Author Topic: A Third Reich Commemorative  (Read 8590 times)

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Offline FosseWay

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Re: A Third Reich Commemorative
« Reply #30 on: January 11, 2011, 10:03:21 AM »
AFAIK there were no circulation coins for the Soviet Union with Stalin's head on them, either, and I suspect for similar reasons. Both states were not monarchies in the traditional sense, and wanted to perpetuate the convenient fiction that they were legitimate republics, where the entire lawmaking apparatus was bigger than the one man at the top. To have put Hitler or Stalin on the coins in the same way as the British put George VI or the Italians Vittorio Emanuele would have undermined this window-dressing. (I agree that having Hitler on the stamps seems a little contradictory; again, AFAIK, in the Soviet Union this didn't happen with Stalin.) I suspect Hitler might have eventually appeared on commemorative coins, such as a significant birthday of his or a significant anniversary of his rule, but these obviously never came to pass in peacetime.

Offline <k>

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Re: A Third Reich Commemorative
« Reply #31 on: January 11, 2011, 05:26:29 PM »
Both states...wanted to perpetuate the convenient fiction that they were legitimate republics, where the entire lawmaking apparatus was bigger than the one man at the top.

Given that the Nazi constitution claimed "The Fuehrer's will is law", and that Hitler regarded the state as subordinate to himself and his party, I can't agree with that. He had no problem with his portrait appearing on the stamps of Germany, Poland, and Bohemia and Moravia, so I doubt he would have had any problem if it had appeared on coins. I've read that he was simply not satisfied with the portraits prepared for coins. How true that is, I don't know.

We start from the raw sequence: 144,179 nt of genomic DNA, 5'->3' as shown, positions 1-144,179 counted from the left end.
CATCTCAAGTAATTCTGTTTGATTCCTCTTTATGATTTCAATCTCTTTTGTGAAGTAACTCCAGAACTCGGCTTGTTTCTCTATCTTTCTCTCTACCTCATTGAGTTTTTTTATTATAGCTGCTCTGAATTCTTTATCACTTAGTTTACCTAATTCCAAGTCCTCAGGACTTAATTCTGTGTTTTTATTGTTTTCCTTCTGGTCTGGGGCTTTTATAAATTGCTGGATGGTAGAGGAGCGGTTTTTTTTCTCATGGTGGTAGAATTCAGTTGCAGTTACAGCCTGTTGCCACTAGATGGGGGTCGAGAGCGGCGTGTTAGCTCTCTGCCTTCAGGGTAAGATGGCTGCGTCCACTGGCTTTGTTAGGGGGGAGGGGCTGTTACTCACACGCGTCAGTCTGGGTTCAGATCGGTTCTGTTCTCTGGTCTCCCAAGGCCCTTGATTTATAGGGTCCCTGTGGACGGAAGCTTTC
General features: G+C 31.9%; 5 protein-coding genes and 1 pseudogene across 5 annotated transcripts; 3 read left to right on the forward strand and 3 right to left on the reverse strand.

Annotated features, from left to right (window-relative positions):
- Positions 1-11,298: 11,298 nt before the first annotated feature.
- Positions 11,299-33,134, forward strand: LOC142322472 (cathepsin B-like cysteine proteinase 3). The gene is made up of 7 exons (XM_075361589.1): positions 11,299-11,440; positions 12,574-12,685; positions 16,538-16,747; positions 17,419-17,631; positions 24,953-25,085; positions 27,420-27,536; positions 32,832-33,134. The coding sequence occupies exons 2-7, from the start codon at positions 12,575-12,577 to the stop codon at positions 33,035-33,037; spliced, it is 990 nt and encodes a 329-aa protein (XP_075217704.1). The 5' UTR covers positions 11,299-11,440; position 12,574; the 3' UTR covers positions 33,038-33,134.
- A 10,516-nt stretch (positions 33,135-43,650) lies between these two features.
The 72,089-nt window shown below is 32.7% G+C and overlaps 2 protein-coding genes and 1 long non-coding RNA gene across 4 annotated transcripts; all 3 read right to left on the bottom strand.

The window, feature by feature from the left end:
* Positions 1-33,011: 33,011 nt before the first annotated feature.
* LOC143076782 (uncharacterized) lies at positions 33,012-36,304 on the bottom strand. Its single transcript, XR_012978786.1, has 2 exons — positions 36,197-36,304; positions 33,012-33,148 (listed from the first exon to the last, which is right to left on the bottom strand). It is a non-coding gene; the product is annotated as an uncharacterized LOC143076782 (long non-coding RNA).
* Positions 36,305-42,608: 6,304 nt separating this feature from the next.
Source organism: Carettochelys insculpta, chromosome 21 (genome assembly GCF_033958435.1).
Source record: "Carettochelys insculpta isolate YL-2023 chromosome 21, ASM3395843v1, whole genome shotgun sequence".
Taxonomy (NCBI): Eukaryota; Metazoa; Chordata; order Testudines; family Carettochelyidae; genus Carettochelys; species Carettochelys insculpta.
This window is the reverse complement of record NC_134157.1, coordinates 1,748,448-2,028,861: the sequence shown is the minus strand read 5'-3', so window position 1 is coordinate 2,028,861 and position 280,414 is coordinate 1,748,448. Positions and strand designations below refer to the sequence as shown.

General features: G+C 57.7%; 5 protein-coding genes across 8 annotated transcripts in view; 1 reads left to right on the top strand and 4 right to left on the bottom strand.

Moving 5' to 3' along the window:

The Soviets, even under Stalin, would definitely have wanted to be seen as legalistic and not operating a dictatorship of any form. Stalin always took the trouble to show that he believed (whether he did or not) that all his actions were in line with the tenets of Lenin. He regarded his legitimacy as coming from Lenin. Hitler recognised no such predecessor.

From memory, I believe the Czechoslovaks issued a commemorative coin portraying Stalin (was it before his death?), but I cannot think of any other country that did so.
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Offline chrisild

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Re: A Third Reich Commemorative
« Reply #32 on: January 11, 2011, 06:37:47 PM »
Whether Hitler appreciated his portrait I don't know. As I wrote, Müller-Erfurt's design won the 1941 competition. His design had to be modified as Hitler wanted some details to be changed. But the coin was never issued.

Right, Czechoslovakia had two coins (same design) featuring Stalin in 1949. They were issued to celebrate his 70th birthday, and yes, he was alive then. To celebrate the 60th anniversary of the WW2 victory, Russia issued a 100 ruble silver coin (1 kilo, diameter 10 cm) in 2005 which indirectly shows Stalin too.

Christian
« Last Edit: December 31, 2016, 09:37:59 PM by eurocoin »